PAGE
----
Autonomous swarm testbed with multiple quadcopters. / Clark, Ruaridh; Punzo, Giuliano; Dobie, Gordon; Summan, Rahul; MacLeod, Charles Norman; Pierce, Gareth; Macdonald, Malcolm.

2014. Paper presented at 1st World Congress on Unmanned Systems Enginenering, 2014-WCUSEng, Oxford, United Kingdom.

Research output: Contribution to conferencePaper

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AU - Clark, Ruaridh

AU - Punzo, Giuliano

AU - Dobie, Gordon

AU - Summan, Rahul

AU - MacLeod, Charles Norman

AU - Pierce, Gareth

AU - Macdonald, Malcolm

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AB - A testbed has been developed to validate and trial swarm engineering concepts. The vehicles used in this testbed are commercially available Parrot AR.Drone quadcopters that are controlled through a computer interface connected over a 65Mbps, IEEE 802.11n (Wi-Fi), network. The testbed architecture is presented with the implementation of a distributed controller, for each vehicle, discussed. The controller relies on a tracking system to provide precise information on the position and orientation of the aerial vehicles within the enclosure. This enables the autonomous and distributed elements of the control scheme to be retained, whilst alleviating the drones of the control algorithm's computational load. The testbed is used to control 3 drones effectively, where the control, communication and tracking systems are scalable to at least 12 drones. The paper also introduces the application of swarm engineering in remote visual inspection, with multiple airborne platforms visually inspecting a target by completing coverage bands before transitioning to another height. A kinematic field enables the drones to follow this path autonomously with the field being asymmetrically modified as a result of drone interactions. This modification of the field for a single drone is shown to prevent vehicle collisions by enabling queuing behind the leader. Using a swarm of 3 quadcopters, the coverage time for a target can be reduced by around 60% when compared with a solitary drone. Finally the three-dimensional model of a target that is generated from drone footage is presented; this surface-meshed model is constructed in post-processing, through photogrammetric analysis of the collected images.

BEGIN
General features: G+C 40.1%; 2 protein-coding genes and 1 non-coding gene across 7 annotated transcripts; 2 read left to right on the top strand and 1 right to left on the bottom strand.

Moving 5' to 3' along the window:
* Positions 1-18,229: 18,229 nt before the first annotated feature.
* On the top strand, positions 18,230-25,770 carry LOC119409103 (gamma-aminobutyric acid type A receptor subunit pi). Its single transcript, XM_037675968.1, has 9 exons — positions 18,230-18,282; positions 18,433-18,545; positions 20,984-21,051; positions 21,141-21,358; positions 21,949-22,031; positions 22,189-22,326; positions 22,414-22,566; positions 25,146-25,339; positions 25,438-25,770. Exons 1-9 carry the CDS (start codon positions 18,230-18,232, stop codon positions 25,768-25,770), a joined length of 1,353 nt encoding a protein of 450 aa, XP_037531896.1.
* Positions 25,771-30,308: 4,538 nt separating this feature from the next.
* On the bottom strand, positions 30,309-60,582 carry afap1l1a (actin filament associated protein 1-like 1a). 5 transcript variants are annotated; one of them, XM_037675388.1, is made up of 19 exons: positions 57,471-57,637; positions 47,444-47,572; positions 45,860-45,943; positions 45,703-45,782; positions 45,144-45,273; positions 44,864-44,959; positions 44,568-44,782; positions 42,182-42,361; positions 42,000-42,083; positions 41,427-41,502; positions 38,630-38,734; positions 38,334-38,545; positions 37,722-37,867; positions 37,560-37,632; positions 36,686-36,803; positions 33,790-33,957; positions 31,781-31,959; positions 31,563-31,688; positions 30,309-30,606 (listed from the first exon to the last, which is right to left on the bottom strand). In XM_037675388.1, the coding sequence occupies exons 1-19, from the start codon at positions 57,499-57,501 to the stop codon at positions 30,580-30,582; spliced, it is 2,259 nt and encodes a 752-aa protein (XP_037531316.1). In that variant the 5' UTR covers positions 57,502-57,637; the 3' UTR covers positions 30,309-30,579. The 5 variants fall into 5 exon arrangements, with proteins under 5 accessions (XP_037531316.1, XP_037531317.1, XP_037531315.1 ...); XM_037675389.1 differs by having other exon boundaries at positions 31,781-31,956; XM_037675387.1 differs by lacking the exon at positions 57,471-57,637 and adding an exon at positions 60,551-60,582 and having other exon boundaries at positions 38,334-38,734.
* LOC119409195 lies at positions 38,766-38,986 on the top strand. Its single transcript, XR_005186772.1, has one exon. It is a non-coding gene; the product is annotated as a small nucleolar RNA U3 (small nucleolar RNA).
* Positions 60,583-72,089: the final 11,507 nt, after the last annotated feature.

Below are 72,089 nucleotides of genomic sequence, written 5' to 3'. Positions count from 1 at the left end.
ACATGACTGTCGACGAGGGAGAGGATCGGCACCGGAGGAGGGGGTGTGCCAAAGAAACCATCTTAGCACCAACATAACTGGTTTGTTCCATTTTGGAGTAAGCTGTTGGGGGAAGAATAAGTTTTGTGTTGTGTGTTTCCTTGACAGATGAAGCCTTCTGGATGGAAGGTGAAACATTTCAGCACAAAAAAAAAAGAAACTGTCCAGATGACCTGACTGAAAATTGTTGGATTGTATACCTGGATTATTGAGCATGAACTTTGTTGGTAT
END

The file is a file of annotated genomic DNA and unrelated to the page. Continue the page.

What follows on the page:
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M3 - Paper

ER -

Clark R, Punzo G, Dobie G, Summan R, MacLeod CN, Pierce G et al. Autonomous swarm testbed with multiple quadcopters. 2014. Paper presented at 1st World Congress on Unmanned Systems Enginenering, 2014-WCUSEng, Oxford, United Kingdom.